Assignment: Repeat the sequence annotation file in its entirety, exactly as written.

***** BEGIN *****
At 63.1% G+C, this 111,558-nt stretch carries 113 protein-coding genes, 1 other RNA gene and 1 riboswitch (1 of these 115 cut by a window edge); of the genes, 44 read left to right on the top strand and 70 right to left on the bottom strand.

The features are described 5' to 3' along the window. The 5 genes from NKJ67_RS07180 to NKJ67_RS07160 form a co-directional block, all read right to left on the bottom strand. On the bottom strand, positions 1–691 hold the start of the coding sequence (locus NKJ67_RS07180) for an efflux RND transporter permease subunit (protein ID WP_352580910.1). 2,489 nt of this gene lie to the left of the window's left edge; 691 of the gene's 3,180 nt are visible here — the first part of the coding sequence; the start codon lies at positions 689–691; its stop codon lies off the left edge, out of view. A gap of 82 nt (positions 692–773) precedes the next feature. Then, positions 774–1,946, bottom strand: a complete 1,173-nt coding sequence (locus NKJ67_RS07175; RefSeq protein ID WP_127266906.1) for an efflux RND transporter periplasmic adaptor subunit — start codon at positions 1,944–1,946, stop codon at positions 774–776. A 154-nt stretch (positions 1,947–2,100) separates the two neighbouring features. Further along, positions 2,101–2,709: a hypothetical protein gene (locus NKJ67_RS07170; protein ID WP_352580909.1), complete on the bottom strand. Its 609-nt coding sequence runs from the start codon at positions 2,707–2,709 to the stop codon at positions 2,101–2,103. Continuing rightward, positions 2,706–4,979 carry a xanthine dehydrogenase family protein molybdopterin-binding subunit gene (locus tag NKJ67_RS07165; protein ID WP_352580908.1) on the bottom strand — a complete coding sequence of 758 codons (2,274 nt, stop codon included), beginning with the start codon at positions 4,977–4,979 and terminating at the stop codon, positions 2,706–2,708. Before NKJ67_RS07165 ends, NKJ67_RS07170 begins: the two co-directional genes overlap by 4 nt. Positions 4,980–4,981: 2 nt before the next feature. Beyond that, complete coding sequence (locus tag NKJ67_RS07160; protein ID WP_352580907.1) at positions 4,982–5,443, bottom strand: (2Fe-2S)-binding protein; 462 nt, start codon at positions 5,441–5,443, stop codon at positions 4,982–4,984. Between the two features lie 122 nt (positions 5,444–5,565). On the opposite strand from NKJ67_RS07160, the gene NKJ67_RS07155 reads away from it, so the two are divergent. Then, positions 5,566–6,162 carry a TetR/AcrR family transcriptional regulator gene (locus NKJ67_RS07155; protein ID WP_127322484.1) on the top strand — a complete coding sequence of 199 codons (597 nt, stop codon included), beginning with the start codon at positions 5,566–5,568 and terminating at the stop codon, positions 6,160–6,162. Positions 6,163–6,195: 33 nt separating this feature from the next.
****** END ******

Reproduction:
At 63.1% G+C, this 111,558-nt stretch carries 113 protein-coding genes, 1 other RNA gene and 1 riboswitch (1 of these 115 cut by a window edge); of the genes, 44 read left to right on the top strand and 70 right to left on the bottom strand.

The features are described 5' to 3' along the window. The 5 genes from NKJ67_RS07180 to NKJ67_RS07160 form a co-directional block, all read right to left on the bottom strand. On the bottom strand, positions 1–691 hold the start of the coding sequence (locus NKJ67_RS07180) for an efflux RND transporter permease subunit (protein ID WP_352580910.1). 2,489 nt of this gene lie to the left of the window's left edge; 691 of the gene's 3,180 nt are visible here — the first part of the coding sequence; the start codon lies at positions 689–691; its stop codon lies off the left edge, out of view. A gap of 82 nt (positions 692–773) precedes the next feature. Then, positions 774–1,946, bottom strand: a complete 1,173-nt coding sequence (locus NKJ67_RS07175; RefSeq protein ID WP_127266906.1) for an efflux RND transporter periplasmic adaptor subunit — start codon at positions 1,944–1,946, stop codon at positions 774–776. A 154-nt stretch (positions 1,947–2,100) separates the two neighbouring features. Further along, positions 2,101–2,709: a hypothetical protein gene (locus NKJ67_RS07170; protein ID WP_352580909.1), complete on the bottom strand. Its 609-nt coding sequence runs from the start codon at positions 2,707–2,709 to the stop codon at positions 2,101–2,103. Continuing rightward, positions 2,706–4,979 carry a xanthine dehydrogenase family protein molybdopterin-binding subunit gene (locus tag NKJ67_RS07165; protein ID WP_352580908.1) on the bottom strand — a complete coding sequence of 758 codons (2,274 nt, stop codon included), beginning with the start codon at positions 4,977–4,979 and terminating at the stop codon, positions 2,706–2,708. Before NKJ67_RS07165 ends, NKJ67_RS07170 begins: the two co-directional genes overlap by 4 nt. Positions 4,980–4,981: 2 nt before the next feature. Beyond that, complete coding sequence (locus tag NKJ67_RS07160; protein ID WP_352580907.1) at positions 4,982–5,443, bottom strand: (2Fe-2S)-binding protein; 462 nt, start codon at positions 5,441–5,443, stop codon at positions 4,982–4,984. Between the two features lie 122 nt (positions 5,444–5,565). On the opposite strand from NKJ67_RS07160, the gene NKJ67_RS07155 reads away from it, so the two are divergent. Then, positions 5,566–6,162 carry a TetR/AcrR family transcriptional regulator gene (locus NKJ67_RS07155; protein ID WP_127322484.1) on the top strand — a complete coding sequence of 199 codons (597 nt, stop codon included), beginning with the start codon at positions 5,566–5,568 and terminating at the stop codon, positions 6,160–6,162. Positions 6,163–6,195: 33 nt separating this feature from the next.